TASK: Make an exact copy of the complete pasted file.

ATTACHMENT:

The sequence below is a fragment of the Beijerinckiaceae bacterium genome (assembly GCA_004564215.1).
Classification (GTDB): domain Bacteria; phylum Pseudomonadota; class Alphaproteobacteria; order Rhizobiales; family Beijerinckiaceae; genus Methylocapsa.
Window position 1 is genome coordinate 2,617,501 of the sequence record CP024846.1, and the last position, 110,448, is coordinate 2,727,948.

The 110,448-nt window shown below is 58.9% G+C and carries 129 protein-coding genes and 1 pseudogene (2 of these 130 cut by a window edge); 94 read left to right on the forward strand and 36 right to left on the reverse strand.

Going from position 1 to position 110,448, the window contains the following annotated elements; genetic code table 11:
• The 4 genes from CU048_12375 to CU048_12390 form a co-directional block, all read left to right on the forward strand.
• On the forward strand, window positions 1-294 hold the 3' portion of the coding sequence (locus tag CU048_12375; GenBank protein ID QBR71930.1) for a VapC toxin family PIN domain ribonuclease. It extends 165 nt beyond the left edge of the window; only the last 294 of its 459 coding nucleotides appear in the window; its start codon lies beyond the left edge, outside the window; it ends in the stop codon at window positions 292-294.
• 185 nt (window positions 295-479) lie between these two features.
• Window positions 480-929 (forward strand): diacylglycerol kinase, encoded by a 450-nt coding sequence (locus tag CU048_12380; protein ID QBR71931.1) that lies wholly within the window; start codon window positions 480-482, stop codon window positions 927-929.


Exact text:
The sequence below is a fragment of the Beijerinckiaceae bacterium genome (assembly GCA_004564215.1).
Classification (GTDB): domain Bacteria; phylum Pseudomonadota; class Alphaproteobacteria; order Rhizobiales; family Beijerinckiaceae; genus Methylocapsa.
Window position 1 is genome coordinate 2,617,501 of the sequence record CP024846.1, and the last position, 110,448, is coordinate 2,727,948.

The 110,448-nt window shown below is 58.9% G+C and carries 129 protein-coding genes and 1 pseudogene (2 of these 130 cut by a window edge); 94 read left to right on the forward strand and 36 right to left on the reverse strand.

Going from position 1 to position 110,448, the window contains the following annotated elements; genetic code table 11:
• The 4 genes from CU048_12375 to CU048_12390 form a co-directional block, all read left to right on the forward strand.
• On the forward strand, window positions 1-294 hold the 3' portion of the coding sequence (locus tag CU048_12375; GenBank protein ID QBR71930.1) for a VapC toxin family PIN domain ribonuclease. It extends 165 nt beyond the left edge of the window; only the last 294 of its 459 coding nucleotides appear in the window; its start codon lies beyond the left edge, outside the window; it ends in the stop codon at window positions 292-294.
• 185 nt (window positions 295-479) lie between these two features.
• Window positions 480-929 (forward strand): diacylglycerol kinase, encoded by a 450-nt coding sequence (locus tag CU048_12380; protein ID QBR71931.1) that lies wholly within the window; start codon window positions 480-482, stop codon window positions 927-929.